Once again, for the next annual list of academic publications on anime/manga, covering 2006, I am breaking it down into two sections. This first one covers articles published in academic/scholarly journals, as well as “journals of opinion”, commentary magazines, and publications sponsored by Japanese government agencies and non-profit organizations. The second will include books and essay collections.
Particularly notable journal articles on anime/manga published in 2006 included Susan Napier’s Matter out of place: Carnival, containment and cultural recovery in Miyazaki’s Spirited Away, in the Journal of Japanese Studies, one of the leading English-language journals in this area, two papers in the Journal of Adolescent & Adult Literacy – one introducing manga to teachers and the other, arguing that anime can have a distinct benefit for students of Japanese as a foreign language, in-depth studies of Full Metal Alchemist, Haibane Renmei, Memories, Perfect Blue, and Hayao Miyazaki’s Oscar-winning Spirited Away, and several essays, in different publications, on the appeal of “boys’ love” manga and anime to audiences both in Japan and in other countries.
Structurally, 2006 also saw the launch of both Animation: An Interdisciplinary Journal, the first peer-reviewed journal on animation published by a major for-profit publisher (with Platonic sex: Perversion and shojo anime (Part one), by McGill University’s Thomas Lamarre, in the inaugural issue), and the online-only, open access Animation Studies. In the years since, both of these journals have actively welcomed academic articles on Japanese animation, with almost 30 such articles between the two of them.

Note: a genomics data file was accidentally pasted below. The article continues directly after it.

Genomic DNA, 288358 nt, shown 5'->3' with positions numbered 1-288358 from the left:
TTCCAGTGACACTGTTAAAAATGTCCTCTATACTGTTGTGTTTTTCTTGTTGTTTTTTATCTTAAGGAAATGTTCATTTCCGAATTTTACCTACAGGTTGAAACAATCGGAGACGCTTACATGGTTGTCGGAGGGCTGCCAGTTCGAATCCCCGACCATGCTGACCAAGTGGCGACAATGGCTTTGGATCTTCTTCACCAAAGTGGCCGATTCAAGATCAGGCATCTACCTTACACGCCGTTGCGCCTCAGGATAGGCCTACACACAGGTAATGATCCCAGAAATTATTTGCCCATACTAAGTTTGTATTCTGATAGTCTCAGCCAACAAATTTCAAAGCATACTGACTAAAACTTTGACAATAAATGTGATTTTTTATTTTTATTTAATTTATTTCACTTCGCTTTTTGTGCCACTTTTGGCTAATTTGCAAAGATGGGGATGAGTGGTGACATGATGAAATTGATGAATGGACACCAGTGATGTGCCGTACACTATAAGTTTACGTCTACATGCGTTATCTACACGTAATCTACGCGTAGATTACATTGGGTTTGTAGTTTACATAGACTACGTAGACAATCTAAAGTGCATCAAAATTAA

It is not easy to make the process of putting together the lists of academic publications on anime/manga that are available in the Bibliographies section of this website sound particularly interesting. But, nonetheless, describing some of the steps in this process can actually be a good demonstration of research skills and techniques – and at the same time, can also highlight the particular “publication characteristics” of anime and manga studies as a discrete field or area. So, as I go about compiling and updating these lists, what do I actually do? (In recording/documenting this process, I am inspired by Robert Singerman’s “Creating the optimum bibliography: From reference chaining to bibliographic control”, in David William Foster & James R. Kelly (eds.), Bibliography in literature, folklore, language and linguistics: Essays on the status of the field (pp. 19-47), Jefferson, NC: McFarland & Co – a uniquely pedantic essay, – but it its own way, invaluable.) Continue reading
One of the easiest, most straight-forward ways of finding new publications on topics related to anime or manga is simply to identify journals that have published anime/manga articles in the past, and pay attention to these journals’ upcoming issues. Of course, plenty of times, a journal might feature an anime article once – and never again. Other times, relevant articles may be few and far between. But, just as with many other academic areas, anime/manga studies has a list of “core” journals that specifically welcome papers on Japanese animation and comics.
Animation: An Interdisciplinary Journal is definitely one of these core titles. Its goal is straight-forward – the journal “provides the first cohesive international peer-reviewed publishing platform for animation that unites contributions from a wide range of research agendas and creative practice.” And, since the journal began publication, in 2006, it has been one of the most consistent and reliable sources for new research on Japanese animation.
The latest issue – Volume 9, Issue 1 (March 2014), is now available. And once again, it features a new and noteworthy paper on a Japanese animated series.
Minguez-Lopez, Xavier (2014). Folktales and other references in Toriyama’s Dragon Ball. Animation: An Interdisciplinary Journal, 9(1), 27-46.